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From Reading the Body Language of Animals To Crisis Negotiator

by Jeff Thompson
May 2014

Article guest-written by Kimberly Haas in Fosters magazine.

Jeff Thompson

DOVER — Heather Cote of the Strafford County Sheriff’s Office may be only 5-feet, 4-inches tall, but that doesn’t stop her from detaining men twice her size.

The pint-sized civil deputy grew up with horses and is used to reading the body language of large animals.

“People have asked me over the years if I am afraid to walk into a situation,” Cote said. “Most people are much bigger than I am. It doesn’t matter because in the heat of the moment you revert back to your training. A lot of it for me is using my mouth and talking to people.”

Cote, 35, of Lee, worked as a patrol officer for the town of Rye until August of last year. She is one of the newest additions to the staff at the sheriff’s office. Earlier this month, Sheriff David Dubois announced that Cote was appointed as a crisis negotiator with the county’s regional tactical operations unit.

“The sheriff’s office looks forward to an increased level of partnership with area law enforcement agencies as a result of this appointment,” Dubois said at that time.

With 14 years of experience in law enforcement, Cote is looking forward to training with the unit. She said working solo in Rye, as she often had to do, motivated her to get into crisis negotiation.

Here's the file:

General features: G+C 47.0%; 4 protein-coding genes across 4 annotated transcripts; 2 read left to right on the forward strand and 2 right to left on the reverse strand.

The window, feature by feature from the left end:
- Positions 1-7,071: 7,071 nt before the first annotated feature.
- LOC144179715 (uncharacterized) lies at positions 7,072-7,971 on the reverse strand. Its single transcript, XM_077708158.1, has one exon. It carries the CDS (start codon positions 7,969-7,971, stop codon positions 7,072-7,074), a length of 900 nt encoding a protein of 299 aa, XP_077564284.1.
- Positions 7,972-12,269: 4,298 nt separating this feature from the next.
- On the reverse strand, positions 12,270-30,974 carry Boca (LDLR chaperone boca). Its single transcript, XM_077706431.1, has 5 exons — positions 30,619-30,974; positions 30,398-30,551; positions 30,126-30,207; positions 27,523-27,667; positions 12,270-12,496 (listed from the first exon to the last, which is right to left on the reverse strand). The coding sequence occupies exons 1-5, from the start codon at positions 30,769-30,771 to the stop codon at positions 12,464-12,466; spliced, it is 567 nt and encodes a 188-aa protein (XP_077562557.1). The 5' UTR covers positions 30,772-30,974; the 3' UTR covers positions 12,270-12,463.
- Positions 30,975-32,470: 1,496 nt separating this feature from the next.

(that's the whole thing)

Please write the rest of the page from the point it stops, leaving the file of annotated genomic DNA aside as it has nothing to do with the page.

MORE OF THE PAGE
“I plan to bring to the table just what I learned,” Cote said of what she has to offer the team. Cote said she has had to deal with suicidal people and barricaded subjects in the past.

Most of what Cote is charged with at the sheriff’s office on a daily basis involves serving paperwork and transporting prisoners. She may have to travel to Massachusetts or Maine on any given day. In the future, she may work undercover.

It is the variety of the job, combined with a sense of purpose, that keeps Cote going every day.

“The bottom line is if I can continue to try to make a difference in a situation, I will,” Cote said.


Jeff Thompson, Ph.D., is a professor at Lipscomb University, researcher, mediator, and trainer. He is also involved in crisis and hostage negotiation as well as a law enforcement detective. His research includes law enforcement crisis and hostage negotiation in terrorist incidents. He received his doctorate from Griffith University Law School having researched the impact nonverbal communication has in conflict situations with respect to developing rapport, building trust, and displaying professionalism.

Dr. Thompson has presented and trained on the topic of conflict, mediation, (crisis and hostage) negotiation, communication and nonverbal communication internationally for a variety of audiences including police personnel, government officials, judges, attorneys, physicians, sales people, business professionals, and both graduate and undergraduate students. He has also been published in numerous professional and academic publications.

He is the co-chair of ACR's national Crisis Negotiation Section, and he is an ad-hoc reviewer for multiple academic journals. He received his MS in Negotiation and Dispute Resolution from the Werner Institute, Creighton University School of Law.

(All posts by Jeff Thompson represent his personal reflections and opinions and not that of any organization.)

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